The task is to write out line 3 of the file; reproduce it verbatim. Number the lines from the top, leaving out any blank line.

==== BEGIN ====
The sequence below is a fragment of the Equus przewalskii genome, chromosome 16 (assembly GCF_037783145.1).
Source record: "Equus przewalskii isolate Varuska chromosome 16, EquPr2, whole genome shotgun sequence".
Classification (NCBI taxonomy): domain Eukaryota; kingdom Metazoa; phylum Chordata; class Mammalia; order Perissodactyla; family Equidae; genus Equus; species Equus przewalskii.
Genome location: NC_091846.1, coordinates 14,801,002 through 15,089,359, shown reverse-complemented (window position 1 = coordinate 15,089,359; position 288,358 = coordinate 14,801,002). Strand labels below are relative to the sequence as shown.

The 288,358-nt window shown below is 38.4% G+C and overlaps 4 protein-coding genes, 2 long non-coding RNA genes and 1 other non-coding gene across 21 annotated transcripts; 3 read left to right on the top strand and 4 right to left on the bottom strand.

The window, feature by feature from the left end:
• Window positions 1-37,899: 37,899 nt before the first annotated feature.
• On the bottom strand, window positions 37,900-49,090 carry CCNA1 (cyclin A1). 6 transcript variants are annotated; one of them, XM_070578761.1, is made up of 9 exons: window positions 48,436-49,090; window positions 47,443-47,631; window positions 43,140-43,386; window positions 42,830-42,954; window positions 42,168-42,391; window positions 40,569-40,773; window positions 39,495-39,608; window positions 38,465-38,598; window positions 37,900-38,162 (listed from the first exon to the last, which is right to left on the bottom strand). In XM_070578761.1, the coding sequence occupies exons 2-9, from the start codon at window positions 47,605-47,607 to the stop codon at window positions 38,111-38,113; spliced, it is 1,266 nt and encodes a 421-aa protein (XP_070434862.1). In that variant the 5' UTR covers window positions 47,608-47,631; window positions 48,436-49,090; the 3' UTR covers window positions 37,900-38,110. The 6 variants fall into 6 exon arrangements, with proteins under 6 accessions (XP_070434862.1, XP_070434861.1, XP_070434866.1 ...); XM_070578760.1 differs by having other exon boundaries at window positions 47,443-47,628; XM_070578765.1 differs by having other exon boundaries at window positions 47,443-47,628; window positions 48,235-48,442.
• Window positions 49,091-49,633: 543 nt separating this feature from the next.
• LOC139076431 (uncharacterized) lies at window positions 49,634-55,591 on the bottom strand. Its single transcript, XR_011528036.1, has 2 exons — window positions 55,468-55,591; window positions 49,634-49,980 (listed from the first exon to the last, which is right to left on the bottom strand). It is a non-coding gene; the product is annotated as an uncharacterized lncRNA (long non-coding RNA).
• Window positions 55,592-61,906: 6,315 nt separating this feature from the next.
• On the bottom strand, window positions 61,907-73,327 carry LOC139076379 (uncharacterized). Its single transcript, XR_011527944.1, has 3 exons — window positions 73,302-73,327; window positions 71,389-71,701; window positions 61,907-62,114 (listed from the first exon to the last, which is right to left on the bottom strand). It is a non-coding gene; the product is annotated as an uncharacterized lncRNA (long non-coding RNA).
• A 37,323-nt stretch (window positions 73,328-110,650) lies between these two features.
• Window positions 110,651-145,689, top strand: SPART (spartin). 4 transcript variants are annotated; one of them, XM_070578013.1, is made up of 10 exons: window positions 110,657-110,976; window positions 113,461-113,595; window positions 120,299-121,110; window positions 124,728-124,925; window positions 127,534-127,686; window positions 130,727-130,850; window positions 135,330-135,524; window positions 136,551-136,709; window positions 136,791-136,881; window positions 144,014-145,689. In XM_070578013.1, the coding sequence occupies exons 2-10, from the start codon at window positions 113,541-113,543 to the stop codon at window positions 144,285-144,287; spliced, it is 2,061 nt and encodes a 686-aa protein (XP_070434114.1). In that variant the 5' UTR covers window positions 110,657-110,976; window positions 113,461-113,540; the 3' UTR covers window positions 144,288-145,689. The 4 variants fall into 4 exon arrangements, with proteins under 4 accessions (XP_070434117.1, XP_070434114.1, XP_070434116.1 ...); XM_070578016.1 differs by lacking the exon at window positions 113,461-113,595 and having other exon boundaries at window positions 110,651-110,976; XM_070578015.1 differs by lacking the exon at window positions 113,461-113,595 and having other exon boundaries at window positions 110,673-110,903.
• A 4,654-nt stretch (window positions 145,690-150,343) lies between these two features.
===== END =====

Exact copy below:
Classification (NCBI taxonomy): domain Eukaryota; kingdom Metazoa; phylum Chordata; class Mammalia; order Perissodactyla; family Equidae; genus Equus; species Equus przewalskii.